Turbine Fuel, Low Volatility, JP-7, commonly known as JP-7 (referred to as Jet Propellant 7 prior to MIL-DTL-38219) is a specialized type of jet fuel developed for the United States Air Force (USAF) for use in its supersonic military aircraft; including the SR-71 Blackbird and the Boeing X-51 Waverider.
JP-7 was developed for the Pratt & Whitney J58 (JT11D-20) turbojet engine, which was used primarily in the now retired Lockheed SR-71 Blackbird. During flight, the SR-71 could attain speeds in excess of Mach 3+, which was the most efficient cruising speed for the J58 engines. However, very high skin temperatures are generated at this speed due to friction with the air. A new jet fuel was needed that was not affected by the heat, so JP-7 jet fuel, with a high flash point and high thermal stability, was developed for this purpose.
The Boeing X-51 Waverider also uses JP-7 fuel in its Pratt & Whitney SJY61 scramjet engine, with fuel capacity of some 270 pounds (120 kg). As with the SR-71, the X-51A design super-cools this fuel (cooled by extended subsonic flight in the stratosphere; prior to acceleration to supersonic speeds); then, when in supersonic flight, the fuel is heated by its circulation through heat exchangers which transfer to it the heat load of the interior spaces of the airframe. The fuel is then pumped through rotating mechanical parts of the engines and auxiliary mechanical equipment, providing both lubrication and cooling. Finally, at a temperature of nearly 550 °F (290 °C), it is pumped into the fuel nozzles of the engines.
Shell Oil developed JP-7 in 1955. Company vice president Jimmy Doolittle arranged for Shell to develop the fuel for the Central Intelligence Agency (CIA) and United States Air Force's (USAF) secret Lockheed U-2 spy plane, which needed a low-volatility fuel that would not evaporate at high altitude. Manufacturing several hundred thousand gallons of the new fuel required the petroleum byproducts Shell normally used to make its Flit insecticide, causing a nationwide shortage of that product that year.
JP-7 is a compound mixture composed primarily of hydrocarbons; including alkanes, cycloalkanes, alkylbenzenes, indanes/tetralins, and naphthalenes; with addition of fluorocarbons to increase its lubricant properties, an oxidizing agent to make it burn more efficiently, and a caesium-containing compound known as A-50, which is to aid in disguising the radar and infrared signatures of the exhaust plume. The SR-71 Blackbirds used approximately 36,000–44,000 pounds (16,000–20,000 kg) of fuel per hour of flight.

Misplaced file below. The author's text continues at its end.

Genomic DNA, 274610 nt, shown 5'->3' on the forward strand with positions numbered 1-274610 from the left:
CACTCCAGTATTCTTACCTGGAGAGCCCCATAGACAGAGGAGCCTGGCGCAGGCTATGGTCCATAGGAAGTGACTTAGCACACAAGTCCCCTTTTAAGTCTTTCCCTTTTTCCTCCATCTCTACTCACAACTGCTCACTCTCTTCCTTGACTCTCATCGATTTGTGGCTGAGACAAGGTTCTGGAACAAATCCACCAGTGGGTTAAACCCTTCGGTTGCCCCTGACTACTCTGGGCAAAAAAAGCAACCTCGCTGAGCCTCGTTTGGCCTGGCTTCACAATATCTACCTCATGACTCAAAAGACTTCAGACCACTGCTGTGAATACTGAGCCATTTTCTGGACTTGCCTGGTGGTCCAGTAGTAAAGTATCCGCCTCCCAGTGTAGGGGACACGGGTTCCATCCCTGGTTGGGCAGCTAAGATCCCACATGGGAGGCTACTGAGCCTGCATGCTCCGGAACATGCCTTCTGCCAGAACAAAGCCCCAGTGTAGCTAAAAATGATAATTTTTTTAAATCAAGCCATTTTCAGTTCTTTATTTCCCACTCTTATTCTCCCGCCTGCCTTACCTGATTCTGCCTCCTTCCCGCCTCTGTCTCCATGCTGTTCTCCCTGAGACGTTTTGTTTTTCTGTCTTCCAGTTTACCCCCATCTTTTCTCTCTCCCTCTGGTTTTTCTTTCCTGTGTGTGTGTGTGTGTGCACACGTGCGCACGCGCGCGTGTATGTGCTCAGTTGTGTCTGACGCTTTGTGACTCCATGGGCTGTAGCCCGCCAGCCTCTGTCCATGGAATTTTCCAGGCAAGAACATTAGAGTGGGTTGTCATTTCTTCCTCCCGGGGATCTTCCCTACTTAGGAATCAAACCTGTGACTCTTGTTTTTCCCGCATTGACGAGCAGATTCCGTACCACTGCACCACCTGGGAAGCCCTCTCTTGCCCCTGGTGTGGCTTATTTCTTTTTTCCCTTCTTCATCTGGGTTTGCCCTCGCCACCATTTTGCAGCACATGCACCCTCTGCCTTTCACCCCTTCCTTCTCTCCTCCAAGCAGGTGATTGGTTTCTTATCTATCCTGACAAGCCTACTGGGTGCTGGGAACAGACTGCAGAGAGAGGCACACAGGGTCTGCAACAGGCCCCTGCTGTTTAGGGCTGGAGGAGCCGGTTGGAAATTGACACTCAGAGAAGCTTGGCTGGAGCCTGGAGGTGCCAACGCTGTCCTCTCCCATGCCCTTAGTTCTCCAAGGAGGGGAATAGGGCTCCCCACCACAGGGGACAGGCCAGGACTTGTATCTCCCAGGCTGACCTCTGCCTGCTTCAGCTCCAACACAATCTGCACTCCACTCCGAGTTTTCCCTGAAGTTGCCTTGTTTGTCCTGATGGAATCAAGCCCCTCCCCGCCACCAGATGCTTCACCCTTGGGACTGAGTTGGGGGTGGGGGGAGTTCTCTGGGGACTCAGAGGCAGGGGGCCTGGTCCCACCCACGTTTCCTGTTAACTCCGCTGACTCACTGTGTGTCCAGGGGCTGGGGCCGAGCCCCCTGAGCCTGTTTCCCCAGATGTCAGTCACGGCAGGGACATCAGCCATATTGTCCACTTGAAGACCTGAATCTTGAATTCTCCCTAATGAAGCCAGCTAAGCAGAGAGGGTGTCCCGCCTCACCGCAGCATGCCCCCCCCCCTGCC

JP-7 is unusual in that it is not a conventional distillate fuel, but is created from special blending stocks in order to have very low (<3%) concentration of highly volatile components like benzene or toluene, and almost no sulfur, oxygen, and nitrogen impurities. It has a low vapor pressure, and high thermal oxidation stability. The fuel must operate across a wide range of temperatures: from near freezing at high altitude, to the high temperatures of the airframe and engine parts that are being cooled by it at high speed. Its volatility must be low enough to make it flash-resistant at these high temperatures.
The very low volatility, and relative unwillingness of JP-7 to be ignited, required triethylborane (TEB) to be injected into the engine in order to initiate combustion, and allow afterburner operation in flight. The SR-71 had a limited capacity for TEB, and therefore had a limited number of available 'shots' of TEB (usually 16) for re-starts, and those had to be managed carefully on long-duration flights with multiple stages of relatively low-altitude air refueling and normal high-altitude cruise flight.
- Melting point: −30 °C (−22 °F)
- Boiling point (at 1 standard atmosphere (100 kPa)): 282–288 °C (540–550 °F)
- Density (at 15 °C (59 °F)): 779–806 kg/m³
- Vapor pressure (at 300 °F (149 °C)): 155 millimetres of mercury (3.00 psi) (20.7 kPa)
- Flashpoint: 60 °C (140 °F)
- Net heat of combustion: min. 43.5 megajoules per kilogram (5.48 kWh/lb)
- Note that a high luminometer number corresponds, somewhat counter-intuitively, to a low brightness for a given amount of heat generated. Therefore, a high luminometer number means that, for a given amount of energy released in combustion, more of the energy goes into heating the gas, and less into heating the surrounding structure through radiative transfer, than would be the case for a low luminometer number fuel. But this does not say anything about other mechanisms of transfer, e.g., diffusive transfer, which may be greater or lesser.
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- "Beale removes fuel storage tanks that kept Blackbird soaring". Beale Air Force Base. Retrieved 2020-07-29.
- Bachman, K.C. (1961). "Relation of Luminometer Number to Molecular Structure and Smoke Point". Journal of Chemical & Engineering Data. 6 (4): 631–634. doi:10.1021/je60011a045.
- Rich, Ben R. and Leo Janos. Skunk Works: A Personal Memoir of My Years at Lockheed. New York: Little, Brown and Company, 1994. ISBN 0-316-74330-5.
- Faroon, Obaid; Mandell, Diane; Navarro, Hernan. Toxicological Profile for Jet Fuels JP-4 and JP-7. Agency for Toxic Substances and Disease Registry, Atlanta, June 1995.